124 percent The new bill will j 33,000 .000 in cash for the U. S.
up trie excise ante on 20 items 'government
Who Does the Work?
t-hariotte Sexson. daughter of
Mrs. Vera Sexson, Grant "and
Mary Louise Gunlicks, daughter
A. B. Gunlicks,
Have you ever wondered who schedules movies for the
Union, who arranges for such activities as the photo-lab, the
summer Artist Series or the bridge lessons?
She is a gal who does a lot of work but receives little
recognition. She is Mrs, Genene Grimm, Union Activities di
rector and a former University student.
"Genene," as she is known bv all those who work withiierton; Jerry Wolvin. son f Mr
her, keeps regular office hours in the Union activities off ice, ! 5Pd Mrs. Roland Wolvin. utica;
and is busy every minute answering questions, giving m
formation or scheduling some activity.
In the course of her day, she must arrange to have!,f Mr- 8rd Mrs
posters made for the activities she has scheduled. She mnst iNorth natte.
find a time and a place to have such things as the Songfel- A1? f the Women's Club schdl-
iSKSv1 V?? CaTC f S rcTtivTSrrm-
pubhcity which these artists receive from Lincoln papers as anees conducted during the school
well as the RAG. year. Each f the girls is espec-
Have you ever seen a frown on Genene's face? I never iaIly interested in piano but Jerry
have. She is always pleasant, fun to work with, and inoreSWolvin is a trombonist
than willing to help whenever she can. L winners f the Women's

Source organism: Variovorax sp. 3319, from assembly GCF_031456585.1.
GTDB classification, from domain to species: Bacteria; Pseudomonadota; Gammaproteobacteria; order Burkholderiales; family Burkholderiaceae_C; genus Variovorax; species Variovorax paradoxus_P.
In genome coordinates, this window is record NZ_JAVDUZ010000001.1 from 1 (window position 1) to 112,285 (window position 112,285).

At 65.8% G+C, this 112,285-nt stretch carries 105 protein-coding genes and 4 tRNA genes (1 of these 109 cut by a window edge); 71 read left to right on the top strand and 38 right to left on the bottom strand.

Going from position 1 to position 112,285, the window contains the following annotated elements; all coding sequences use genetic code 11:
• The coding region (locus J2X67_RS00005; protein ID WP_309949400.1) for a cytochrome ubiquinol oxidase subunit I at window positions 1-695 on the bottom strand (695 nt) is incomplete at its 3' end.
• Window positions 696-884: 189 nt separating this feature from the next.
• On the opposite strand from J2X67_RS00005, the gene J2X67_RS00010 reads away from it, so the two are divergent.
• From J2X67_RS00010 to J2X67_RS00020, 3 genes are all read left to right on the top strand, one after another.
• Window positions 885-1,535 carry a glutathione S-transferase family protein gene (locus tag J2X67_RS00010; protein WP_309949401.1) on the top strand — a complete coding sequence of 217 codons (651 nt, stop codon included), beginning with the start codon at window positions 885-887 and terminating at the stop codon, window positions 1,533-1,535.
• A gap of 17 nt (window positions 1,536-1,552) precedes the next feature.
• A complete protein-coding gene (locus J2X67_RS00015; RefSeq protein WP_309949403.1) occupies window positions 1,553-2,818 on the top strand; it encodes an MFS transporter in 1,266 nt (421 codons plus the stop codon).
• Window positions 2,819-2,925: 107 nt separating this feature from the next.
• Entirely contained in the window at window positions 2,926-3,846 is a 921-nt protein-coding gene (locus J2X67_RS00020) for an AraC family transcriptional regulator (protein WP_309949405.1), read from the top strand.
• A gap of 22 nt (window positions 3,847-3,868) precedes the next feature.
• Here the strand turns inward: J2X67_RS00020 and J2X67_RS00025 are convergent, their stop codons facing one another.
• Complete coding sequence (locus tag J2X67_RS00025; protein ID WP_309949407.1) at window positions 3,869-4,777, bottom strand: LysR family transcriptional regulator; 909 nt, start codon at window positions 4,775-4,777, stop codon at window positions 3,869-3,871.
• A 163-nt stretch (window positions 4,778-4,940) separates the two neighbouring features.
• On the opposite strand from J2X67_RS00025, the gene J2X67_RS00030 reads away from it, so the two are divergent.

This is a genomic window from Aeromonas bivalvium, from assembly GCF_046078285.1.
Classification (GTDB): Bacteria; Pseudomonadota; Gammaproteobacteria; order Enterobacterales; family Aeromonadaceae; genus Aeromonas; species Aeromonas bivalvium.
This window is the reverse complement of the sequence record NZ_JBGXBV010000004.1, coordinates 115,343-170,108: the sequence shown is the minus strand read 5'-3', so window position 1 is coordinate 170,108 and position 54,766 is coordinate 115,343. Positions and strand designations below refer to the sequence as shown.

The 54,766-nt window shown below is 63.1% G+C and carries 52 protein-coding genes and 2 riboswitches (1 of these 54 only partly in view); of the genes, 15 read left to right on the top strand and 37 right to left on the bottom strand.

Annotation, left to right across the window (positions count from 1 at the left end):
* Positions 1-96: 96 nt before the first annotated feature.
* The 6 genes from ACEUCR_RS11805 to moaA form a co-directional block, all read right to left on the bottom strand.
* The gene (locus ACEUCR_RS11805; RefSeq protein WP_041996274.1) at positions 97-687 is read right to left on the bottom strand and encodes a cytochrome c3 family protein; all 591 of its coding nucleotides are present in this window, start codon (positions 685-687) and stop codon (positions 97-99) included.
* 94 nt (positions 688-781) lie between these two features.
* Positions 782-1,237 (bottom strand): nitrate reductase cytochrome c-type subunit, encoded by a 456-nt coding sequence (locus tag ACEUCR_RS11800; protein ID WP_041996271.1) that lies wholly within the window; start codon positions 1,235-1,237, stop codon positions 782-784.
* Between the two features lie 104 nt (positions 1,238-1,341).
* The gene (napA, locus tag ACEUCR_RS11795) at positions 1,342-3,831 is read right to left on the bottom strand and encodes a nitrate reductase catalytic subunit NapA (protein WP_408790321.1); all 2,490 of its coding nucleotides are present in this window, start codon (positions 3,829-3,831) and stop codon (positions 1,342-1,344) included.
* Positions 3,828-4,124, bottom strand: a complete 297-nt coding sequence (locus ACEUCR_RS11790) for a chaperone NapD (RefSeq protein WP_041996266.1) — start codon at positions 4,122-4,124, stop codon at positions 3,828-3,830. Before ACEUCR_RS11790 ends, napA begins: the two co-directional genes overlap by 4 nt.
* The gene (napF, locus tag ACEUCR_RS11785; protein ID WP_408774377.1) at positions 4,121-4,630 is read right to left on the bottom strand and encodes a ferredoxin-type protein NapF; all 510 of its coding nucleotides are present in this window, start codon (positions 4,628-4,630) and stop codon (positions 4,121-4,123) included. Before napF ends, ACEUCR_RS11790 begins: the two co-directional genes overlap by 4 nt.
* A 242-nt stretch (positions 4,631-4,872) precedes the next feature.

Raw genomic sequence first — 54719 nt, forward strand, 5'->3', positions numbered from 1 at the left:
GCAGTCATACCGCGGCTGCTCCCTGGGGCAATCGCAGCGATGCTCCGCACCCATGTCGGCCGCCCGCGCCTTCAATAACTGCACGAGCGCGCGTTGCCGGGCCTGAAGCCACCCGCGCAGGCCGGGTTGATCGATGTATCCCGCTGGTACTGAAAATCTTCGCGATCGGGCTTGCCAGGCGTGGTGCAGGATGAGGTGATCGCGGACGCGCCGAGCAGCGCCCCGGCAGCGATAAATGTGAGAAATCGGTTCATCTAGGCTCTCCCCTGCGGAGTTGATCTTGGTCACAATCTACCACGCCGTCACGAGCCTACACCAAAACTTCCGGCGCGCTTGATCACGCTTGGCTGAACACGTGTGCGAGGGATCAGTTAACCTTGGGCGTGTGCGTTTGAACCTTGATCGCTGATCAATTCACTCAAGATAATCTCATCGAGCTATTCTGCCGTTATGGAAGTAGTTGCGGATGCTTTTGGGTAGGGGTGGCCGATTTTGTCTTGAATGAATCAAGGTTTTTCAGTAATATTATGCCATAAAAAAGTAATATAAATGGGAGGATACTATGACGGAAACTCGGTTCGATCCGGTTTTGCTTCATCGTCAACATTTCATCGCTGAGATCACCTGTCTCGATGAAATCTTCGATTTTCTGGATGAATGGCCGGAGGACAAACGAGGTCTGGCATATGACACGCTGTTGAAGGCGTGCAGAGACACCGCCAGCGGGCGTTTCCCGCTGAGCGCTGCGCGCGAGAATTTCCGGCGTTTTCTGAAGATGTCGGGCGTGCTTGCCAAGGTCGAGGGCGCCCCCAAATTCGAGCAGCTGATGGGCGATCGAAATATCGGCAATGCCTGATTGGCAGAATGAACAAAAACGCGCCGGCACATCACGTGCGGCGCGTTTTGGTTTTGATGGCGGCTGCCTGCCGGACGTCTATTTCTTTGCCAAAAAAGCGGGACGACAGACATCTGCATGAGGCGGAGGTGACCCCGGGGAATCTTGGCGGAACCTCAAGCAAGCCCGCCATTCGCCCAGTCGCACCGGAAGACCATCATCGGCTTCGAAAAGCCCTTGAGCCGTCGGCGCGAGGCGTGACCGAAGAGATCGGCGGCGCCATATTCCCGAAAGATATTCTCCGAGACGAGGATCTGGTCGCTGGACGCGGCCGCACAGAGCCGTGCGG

In her "spare time" Genene keeps fflesof the artists and SS&TSrTAS
activities which are or have been on the campus. She also state session as schoiarshin win-
keeps a notebook for each semester and the summer session 7iers- The other nine, however.
were not given n a competitive
The non-competitive scholar
ship holders and the donors are:
Music Sandra Manrose,
Scottsbluff, Kiwanis Club; Harla
Jean Kreitz, Lexington, Lexing
ton Woman's Club; Keith Wol
len, Ashland, the Harnsberger
award, and Marilyn Sue Bailey,
Edgar, Edgar Business Men's Or
Art Jim Shaw, MeCook; Janet
Wolf, Scottsbluff; Anita Lackey,
Gering; Carol Sue Mayborii,
Scottsbluff, and Marilyn Habel,
Eagle, all Miller dc Paine, Lin
coln, scholarships.
The All State course, attended
this year by 320 students, will run
through June 28.
f all that goes on in the Union.
Without Genene, summer school students might be
wanting for something to do. With the many activities
she has arranged, it is doubtful that anj'one is bored because
he cant find something to do that interests him.
Although many know this work is done, not enourh
knows who does it. Thank -you, Mrs. Genene Grimm.
Many Sports
Offered For
Summer Term
Any summer school student or
faculty member is eligible to par
ticipate in any sports on campus
this summer. For men, the physi
cal education building and the
coliseum are open all day, Mon
day through Friday.
In these buildings are facilities
for squash, basketball, swimming,
volley ball, hand ball, and bad
minton. Also, the swimming pool
is open from 4:50 until 5:45 Mon-
dpy, Tuesday, Thursday and Fri
day. On Wednesdays, from 4:50 un
til 5:45 a coed swim is held.
In order to use the swimming
pool, a health permit must be ob
tained from Student Health.
ine tennis courts are open
every afternoon and every -evening
and are available to all sum
mer .school students and faculty.
Tennis players must wear Hat
soled tennis shoes, according to Ed
Higginbotham, assistant profes
sor of physical education.
Entries for the singles and
doubles tennis tournament should
be in by July 7, according to Mr.
A basket ball free-throw tour
nament will be held July 6 from
8 a.m. tintil noon and from 1 -until
5 p.m.
If a sufficient number of per
sons are interested in golf, a
tournament will be arranged, ac
cording to Mr. Higginbotham. If
you are interested, notify Mr. Hig
ginbotham in the physical educa
tion building for men.
J i W - . . K
to 5.95 Wf f'Jr
JmttM-n cvin uk are -de-aijgned
for omfcnt witli
full lkiik eupptsirr mn4
taiUtred-'m oh pocket.
Cotton poplin
28 to 40
01 . . - !' Store
Street Floor